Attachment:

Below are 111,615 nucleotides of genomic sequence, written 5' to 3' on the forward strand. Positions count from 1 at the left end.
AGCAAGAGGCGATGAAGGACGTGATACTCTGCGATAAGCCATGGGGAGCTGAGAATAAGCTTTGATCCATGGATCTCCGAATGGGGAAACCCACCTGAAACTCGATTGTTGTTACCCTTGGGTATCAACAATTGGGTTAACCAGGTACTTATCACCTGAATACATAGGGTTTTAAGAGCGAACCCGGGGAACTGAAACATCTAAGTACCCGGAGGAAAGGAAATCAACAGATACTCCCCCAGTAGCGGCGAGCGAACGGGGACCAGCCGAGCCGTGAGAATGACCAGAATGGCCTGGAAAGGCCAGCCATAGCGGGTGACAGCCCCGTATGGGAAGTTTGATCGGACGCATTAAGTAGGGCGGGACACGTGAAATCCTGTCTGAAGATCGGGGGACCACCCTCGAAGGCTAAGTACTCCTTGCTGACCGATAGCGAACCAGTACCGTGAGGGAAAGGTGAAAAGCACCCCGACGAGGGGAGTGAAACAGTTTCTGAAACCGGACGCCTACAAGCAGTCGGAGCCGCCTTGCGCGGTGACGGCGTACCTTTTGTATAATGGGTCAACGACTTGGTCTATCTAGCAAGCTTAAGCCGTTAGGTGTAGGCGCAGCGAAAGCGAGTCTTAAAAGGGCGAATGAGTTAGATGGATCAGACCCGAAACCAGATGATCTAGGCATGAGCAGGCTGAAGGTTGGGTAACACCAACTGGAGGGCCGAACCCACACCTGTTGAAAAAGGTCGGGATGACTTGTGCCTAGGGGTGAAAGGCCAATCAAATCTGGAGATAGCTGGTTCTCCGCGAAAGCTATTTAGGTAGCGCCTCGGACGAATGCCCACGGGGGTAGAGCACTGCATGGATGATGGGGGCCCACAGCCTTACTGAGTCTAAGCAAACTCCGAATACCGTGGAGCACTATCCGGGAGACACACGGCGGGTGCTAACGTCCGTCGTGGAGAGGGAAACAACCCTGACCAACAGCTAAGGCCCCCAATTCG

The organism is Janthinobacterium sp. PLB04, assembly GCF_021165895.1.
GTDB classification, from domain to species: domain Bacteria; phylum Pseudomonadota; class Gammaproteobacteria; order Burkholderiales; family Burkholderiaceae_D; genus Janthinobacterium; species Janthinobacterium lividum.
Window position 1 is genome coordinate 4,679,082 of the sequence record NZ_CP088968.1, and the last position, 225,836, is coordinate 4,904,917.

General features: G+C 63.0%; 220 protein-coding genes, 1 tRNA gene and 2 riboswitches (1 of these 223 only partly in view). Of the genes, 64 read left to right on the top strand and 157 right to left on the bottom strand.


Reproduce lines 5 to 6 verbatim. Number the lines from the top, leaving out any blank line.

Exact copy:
Window position 1 is genome coordinate 4,679,082 of the sequence record NZ_CP088968.1, and the last position, 225,836, is coordinate 4,904,917.

General features: G+C 63.0%; 220 protein-coding genes, 1 tRNA gene and 2 riboswitches (1 of these 223 only partly in view). Of the genes, 64 read left to right on the top strand and 157 right to left on the bottom strand.